Resiliency in Firefighters: Using Photovoice to Identify Protective Factors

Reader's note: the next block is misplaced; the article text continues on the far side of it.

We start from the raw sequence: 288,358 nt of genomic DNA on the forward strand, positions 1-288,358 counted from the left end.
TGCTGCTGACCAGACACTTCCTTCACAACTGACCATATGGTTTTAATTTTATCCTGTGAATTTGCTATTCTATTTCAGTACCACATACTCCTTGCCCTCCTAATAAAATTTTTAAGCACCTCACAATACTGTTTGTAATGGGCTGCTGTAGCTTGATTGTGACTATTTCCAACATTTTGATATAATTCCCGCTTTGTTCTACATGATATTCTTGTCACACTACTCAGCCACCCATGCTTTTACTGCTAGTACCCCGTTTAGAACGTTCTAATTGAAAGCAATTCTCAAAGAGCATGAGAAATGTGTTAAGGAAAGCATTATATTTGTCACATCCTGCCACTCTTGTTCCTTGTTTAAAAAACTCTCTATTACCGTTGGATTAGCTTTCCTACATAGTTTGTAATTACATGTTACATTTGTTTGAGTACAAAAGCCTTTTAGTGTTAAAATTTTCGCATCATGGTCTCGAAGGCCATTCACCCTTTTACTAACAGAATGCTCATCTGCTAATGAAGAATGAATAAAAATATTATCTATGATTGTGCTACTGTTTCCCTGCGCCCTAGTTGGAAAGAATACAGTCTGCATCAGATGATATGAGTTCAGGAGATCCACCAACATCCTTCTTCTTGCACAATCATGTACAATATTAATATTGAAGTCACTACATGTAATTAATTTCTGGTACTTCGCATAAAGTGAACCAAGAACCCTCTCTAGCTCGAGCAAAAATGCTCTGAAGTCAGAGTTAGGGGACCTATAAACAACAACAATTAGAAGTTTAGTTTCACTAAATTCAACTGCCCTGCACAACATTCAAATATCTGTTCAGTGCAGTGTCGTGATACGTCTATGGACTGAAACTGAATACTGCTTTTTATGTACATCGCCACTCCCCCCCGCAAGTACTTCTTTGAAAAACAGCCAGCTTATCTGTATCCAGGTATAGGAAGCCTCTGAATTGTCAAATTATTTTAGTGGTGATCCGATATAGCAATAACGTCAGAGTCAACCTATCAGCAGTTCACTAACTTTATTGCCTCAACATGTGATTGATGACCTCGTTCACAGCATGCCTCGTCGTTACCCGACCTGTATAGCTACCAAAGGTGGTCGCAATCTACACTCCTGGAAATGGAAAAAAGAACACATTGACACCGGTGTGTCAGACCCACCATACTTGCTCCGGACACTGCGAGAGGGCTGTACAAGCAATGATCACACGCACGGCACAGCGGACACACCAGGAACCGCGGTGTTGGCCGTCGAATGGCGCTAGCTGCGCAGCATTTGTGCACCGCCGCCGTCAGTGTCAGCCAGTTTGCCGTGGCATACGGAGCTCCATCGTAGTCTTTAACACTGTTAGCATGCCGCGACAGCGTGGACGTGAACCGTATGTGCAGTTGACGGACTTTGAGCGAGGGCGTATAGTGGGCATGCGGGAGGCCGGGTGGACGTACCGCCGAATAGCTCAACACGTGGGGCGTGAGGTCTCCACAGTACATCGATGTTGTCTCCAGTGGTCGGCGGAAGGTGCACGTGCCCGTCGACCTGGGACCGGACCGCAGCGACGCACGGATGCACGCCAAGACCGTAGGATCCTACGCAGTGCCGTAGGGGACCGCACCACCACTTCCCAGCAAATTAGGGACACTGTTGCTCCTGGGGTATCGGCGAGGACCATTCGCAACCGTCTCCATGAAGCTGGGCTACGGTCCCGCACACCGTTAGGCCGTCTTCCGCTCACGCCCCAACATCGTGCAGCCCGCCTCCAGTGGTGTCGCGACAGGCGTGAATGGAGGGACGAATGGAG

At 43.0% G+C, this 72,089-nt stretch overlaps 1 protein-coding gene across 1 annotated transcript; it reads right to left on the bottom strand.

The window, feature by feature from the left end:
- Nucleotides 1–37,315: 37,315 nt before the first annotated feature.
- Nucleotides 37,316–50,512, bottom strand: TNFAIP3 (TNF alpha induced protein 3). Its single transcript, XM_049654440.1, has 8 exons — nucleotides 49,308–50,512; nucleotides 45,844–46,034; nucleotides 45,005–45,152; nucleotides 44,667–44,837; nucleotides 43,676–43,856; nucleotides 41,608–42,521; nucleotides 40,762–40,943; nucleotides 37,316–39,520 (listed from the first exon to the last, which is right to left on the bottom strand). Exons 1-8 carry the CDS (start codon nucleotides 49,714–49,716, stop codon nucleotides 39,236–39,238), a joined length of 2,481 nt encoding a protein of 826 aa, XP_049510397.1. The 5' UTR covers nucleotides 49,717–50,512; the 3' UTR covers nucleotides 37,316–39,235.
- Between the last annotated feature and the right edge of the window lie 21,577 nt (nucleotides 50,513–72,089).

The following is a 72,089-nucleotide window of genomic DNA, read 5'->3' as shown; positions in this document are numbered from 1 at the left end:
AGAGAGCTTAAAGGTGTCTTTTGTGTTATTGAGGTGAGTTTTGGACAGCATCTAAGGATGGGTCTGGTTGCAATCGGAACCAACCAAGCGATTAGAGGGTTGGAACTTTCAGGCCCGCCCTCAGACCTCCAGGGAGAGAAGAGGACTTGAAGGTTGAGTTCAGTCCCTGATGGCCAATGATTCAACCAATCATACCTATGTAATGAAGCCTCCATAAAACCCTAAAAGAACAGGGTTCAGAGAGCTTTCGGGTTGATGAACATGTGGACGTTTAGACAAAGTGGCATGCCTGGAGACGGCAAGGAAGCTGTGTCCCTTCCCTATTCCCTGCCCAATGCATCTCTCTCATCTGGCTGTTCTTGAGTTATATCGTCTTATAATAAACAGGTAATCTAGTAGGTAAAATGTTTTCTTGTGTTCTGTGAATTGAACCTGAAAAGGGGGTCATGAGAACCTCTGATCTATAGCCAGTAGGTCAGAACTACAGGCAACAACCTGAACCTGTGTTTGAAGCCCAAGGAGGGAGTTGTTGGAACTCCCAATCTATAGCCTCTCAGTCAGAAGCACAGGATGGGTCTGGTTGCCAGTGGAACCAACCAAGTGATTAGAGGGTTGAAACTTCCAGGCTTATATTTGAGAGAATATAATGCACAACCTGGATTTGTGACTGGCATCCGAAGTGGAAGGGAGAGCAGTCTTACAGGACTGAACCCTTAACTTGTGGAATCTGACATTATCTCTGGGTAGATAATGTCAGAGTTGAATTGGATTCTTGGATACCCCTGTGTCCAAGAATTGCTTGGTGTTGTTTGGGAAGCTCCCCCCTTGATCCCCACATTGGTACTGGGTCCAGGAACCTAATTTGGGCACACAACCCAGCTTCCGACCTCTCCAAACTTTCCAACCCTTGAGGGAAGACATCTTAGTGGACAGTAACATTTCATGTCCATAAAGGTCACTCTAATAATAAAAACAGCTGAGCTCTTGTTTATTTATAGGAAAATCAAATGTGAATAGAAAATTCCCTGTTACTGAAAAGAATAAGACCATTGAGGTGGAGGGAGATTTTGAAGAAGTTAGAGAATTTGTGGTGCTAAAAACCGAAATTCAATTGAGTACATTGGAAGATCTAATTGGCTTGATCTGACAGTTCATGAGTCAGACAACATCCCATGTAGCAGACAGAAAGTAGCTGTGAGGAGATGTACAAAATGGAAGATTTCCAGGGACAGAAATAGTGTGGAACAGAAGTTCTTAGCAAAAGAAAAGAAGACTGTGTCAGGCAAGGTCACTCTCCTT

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Due to high levels of occupational hazards, firefighters are prone to psychological maladaptation, ranging from PTSD to burnout. However, it is not well understood why some firefighters persist in their careers while others choose to leave. In this qualitative study, photovoice as a form of digital storytelling was used to understand the factors of resiliency that may contribute to career persistence. Firefighters (n = 7) in a large, suburban fire department in Colorado contributed photographs and discussed the importance of their chosen photographs through individual, in-depth interviews. Using the theoretical lens of the resiliency portfolio model consisting of self-regulation, interpersonal relationships, and meaning making, analysis revealed subthemes that demonstrated firefighters’ capacity for resiliency. Within self-regulation, three subthemes emerged: adrenaline activities, alcohol, and positive coping. Within interpersonal relationships, two subthemes emerged: work-family and mentoring. Within meaning making, three subthemes became apparent: helping others, legacy, and fatalism. Recommendations for fire departments to enhance the dimensions of resilience are made based on the emergent themes with an emphasis on positive coping skills and mentoring.
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